EDITOR’S NOTE: This is part of a series, start here.

Seems like everything about this project is one step forward, two steps back. I was starting to make some progress with my GDNative version, but it just wasn’t making me happy. Godot is a nice engine for doing…something other than what I’m doing. So I’ve decided to ditch not only Godot, but C++ as well in favor of just straight C. While this may seem completely insane, there is a method to this madness.

Because of my frustrations with this project, I’ve actually done a few other things in the interim. One of them was to experiment with writing something that would run on a DOS-based 386 from 25 years ago. I decided to use C and DJGPP. I wrote just about everything I could up from bare metal, just to see how it worked. I wrote code to cram stuff into linear video memory. I wrote code to handle keyboard input from interrupts. Though intended to be a distraction, it was actually a very fruitful exercise, as it gave me the opportunity to rediscover C. I did this with the help of the venerable K&R as well as 21st Century C.

I realized I could do everything I wanted to do in C without constantly feeling like I was doing it wrong in C++. There’s also way less malloc() and other annoyances than there was the last time I worked with C. I decided to go with mingw64 under Cygwin on Windows 10, but there’s nothing about what I’m doing that wouldn’t compile on any GCC-based compiler on any OS, really. This brings us to the other reason I chose to go as minimalist as possible with C, and that’s that I don’t want to rule out a DOS port of this thing in the future. While I’m planning to use SDL for graphics, I’m going to abstract it in such a way that it should be reasonably easy to hook up some other means of rendering.

So where does that leave the existing codebase? Well, most of the math I worked out is still totally usable, and porting my deterministic hasher code actually involved deleting a bunch of code. I’m starting over on the UI, but that’s okay, I hated the UI I had. I constantly felt like I was trying to overcome Godot’s very nice GUI facilities to make them look like something from a long time ago. Now, I’ll end up doing something that looks the way I want it to from the outset, and is probably not a whole lot different from how I imagine the imaginary people who would have written the fictional code for this ship’s computer.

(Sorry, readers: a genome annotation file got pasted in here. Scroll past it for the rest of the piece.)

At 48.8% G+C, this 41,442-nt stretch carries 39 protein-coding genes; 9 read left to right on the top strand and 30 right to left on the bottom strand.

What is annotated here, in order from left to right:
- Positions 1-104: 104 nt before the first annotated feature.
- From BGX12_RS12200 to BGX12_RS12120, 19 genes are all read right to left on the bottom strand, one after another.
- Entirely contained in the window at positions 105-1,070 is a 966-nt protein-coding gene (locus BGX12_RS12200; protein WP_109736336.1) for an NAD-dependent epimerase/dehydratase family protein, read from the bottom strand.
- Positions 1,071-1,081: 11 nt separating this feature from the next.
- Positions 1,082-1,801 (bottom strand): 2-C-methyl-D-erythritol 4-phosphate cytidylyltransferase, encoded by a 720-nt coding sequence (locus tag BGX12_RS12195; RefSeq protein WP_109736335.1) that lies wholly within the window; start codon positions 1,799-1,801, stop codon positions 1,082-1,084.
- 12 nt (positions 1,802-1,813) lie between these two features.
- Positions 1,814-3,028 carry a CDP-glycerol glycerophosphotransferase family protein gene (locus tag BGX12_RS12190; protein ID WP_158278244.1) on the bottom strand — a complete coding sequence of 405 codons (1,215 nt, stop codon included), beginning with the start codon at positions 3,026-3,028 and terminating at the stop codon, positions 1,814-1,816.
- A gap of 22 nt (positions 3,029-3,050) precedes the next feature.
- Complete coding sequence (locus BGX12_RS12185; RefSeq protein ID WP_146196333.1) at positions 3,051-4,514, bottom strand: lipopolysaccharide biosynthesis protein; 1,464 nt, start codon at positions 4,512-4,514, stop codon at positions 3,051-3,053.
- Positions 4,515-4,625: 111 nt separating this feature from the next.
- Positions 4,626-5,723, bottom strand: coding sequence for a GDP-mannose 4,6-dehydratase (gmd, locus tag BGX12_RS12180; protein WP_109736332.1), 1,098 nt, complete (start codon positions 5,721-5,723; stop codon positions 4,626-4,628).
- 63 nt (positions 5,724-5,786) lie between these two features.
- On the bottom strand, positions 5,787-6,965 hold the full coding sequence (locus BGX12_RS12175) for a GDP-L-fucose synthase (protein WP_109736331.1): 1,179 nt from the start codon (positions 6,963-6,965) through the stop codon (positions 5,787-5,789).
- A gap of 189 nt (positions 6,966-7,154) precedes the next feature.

I’ve also decided to take a different approach to development, in that my first order of business is to get more or less all of the mechanics of this thing working without any GUI at all. I’m going to accomplish this by writing the libraries with extensive unit tests that both ensure things work correctly and document their use. I did write the tiniest little CLI wrapper that lets me experiment with things and dump the output, but that’s it. There are, of course, places where it’s impractical to determine the veracity of data just by looking at text. One such example is the code that procedurally figures out where stars go in the galaxy. For this I use gnuplot, which involves nothing more than dumping my data to a file in gnuplot’s trivial coordinate format.

I’ve decided to use some of the facilities in GLib, particularly for things like dynamic arrays. I may or may not use GObject, that might be overkill for what I want to do.

So now we’re over a year in, and I’m still getting started. Hooray for me.

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